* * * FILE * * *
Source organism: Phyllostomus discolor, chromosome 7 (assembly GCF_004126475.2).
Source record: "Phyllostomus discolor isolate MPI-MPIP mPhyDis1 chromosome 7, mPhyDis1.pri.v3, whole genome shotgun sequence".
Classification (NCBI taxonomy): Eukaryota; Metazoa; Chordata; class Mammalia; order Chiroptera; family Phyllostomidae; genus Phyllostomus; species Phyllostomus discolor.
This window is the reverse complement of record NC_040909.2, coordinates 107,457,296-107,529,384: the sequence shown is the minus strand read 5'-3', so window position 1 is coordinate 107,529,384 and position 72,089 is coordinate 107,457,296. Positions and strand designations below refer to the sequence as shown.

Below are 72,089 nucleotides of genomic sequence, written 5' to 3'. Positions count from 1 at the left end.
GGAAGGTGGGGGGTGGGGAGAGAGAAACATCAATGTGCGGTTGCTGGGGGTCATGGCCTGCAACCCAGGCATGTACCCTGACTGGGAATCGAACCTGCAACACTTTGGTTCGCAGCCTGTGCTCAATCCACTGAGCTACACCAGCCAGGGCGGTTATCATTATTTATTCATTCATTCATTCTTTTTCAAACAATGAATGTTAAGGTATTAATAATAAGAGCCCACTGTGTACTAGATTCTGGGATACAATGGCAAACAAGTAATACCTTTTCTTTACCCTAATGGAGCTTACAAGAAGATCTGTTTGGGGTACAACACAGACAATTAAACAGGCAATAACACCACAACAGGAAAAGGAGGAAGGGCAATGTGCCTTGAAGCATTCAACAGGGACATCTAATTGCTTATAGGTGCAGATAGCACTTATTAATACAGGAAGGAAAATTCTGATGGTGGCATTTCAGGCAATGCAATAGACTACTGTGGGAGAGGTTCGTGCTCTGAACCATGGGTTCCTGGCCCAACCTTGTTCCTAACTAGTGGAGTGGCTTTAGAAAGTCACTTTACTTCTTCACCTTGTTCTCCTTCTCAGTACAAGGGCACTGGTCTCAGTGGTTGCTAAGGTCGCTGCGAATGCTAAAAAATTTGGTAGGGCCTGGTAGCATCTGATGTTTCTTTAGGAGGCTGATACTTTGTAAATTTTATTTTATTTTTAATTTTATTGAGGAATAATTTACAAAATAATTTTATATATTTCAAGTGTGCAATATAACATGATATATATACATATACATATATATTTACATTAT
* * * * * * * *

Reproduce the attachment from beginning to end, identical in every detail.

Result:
Source organism: Phyllostomus discolor, chromosome 7 (assembly GCF_004126475.2).
Source record: "Phyllostomus discolor isolate MPI-MPIP mPhyDis1 chromosome 7, mPhyDis1.pri.v3, whole genome shotgun sequence".
Classification (NCBI taxonomy): Eukaryota; Metazoa; Chordata; class Mammalia; order Chiroptera; family Phyllostomidae; genus Phyllostomus; species Phyllostomus discolor.
This window is the reverse complement of record NC_040909.2, coordinates 107,457,296-107,529,384: the sequence shown is the minus strand read 5'-3', so window position 1 is coordinate 107,529,384 and position 72,089 is coordinate 107,457,296. Positions and strand designations below refer to the sequence as shown.

Below are 72,089 nucleotides of genomic sequence, written 5' to 3'. Positions count from 1 at the left end.
GGAAGGTGGGGGGTGGGGAGAGAGAAACATCAATGTGCGGTTGCTGGGGGTCATGGCCTGCAACCCAGGCATGTACCCTGACTGGGAATCGAACCTGCAACACTTTGGTTCGCAGCCTGTGCTCAATCCACTGAGCTACACCAGCCAGGGCGGTTATCATTATTTATTCATTCATTCATTCTTTTTCAAACAATGAATGTTAAGGTATTAATAATAAGAGCCCACTGTGTACTAGATTCTGGGATACAATGGCAAACAAGTAATACCTTTTCTTTACCCTAATGGAGCTTACAAGAAGATCTGTTTGGGGTACAACACAGACAATTAAACAGGCAATAACACCACAACAGGAAAAGGAGGAAGGGCAATGTGCCTTGAAGCATTCAACAGGGACATCTAATTGCTTATAGGTGCAGATAGCACTTATTAATACAGGAAGGAAAATTCTGATGGTGGCATTTCAGGCAATGCAATAGACTACTGTGGGAGAGGTTCGTGCTCTGAACCATGGGTTCCTGGCCCAACCTTGTTCCTAACTAGTGGAGTGGCTTTAGAAAGTCACTTTACTTCTTCACCTTGTTCTCCTTCTCAGTACAAGGGCACTGGTCTCAGTGGTTGCTAAGGTCGCTGCGAATGCTAAAAAATTTGGTAGGGCCTGGTAGCATCTGATGTTTCTTTAGGAGGCTGATACTTTGTAAATTTTATTTTATTTTTAATTTTATTGAGGAATAATTTACAAAATAATTTTATATATTTCAAGTGTGCAATATAACATGATATATATACATATACATATATATTTACATTAT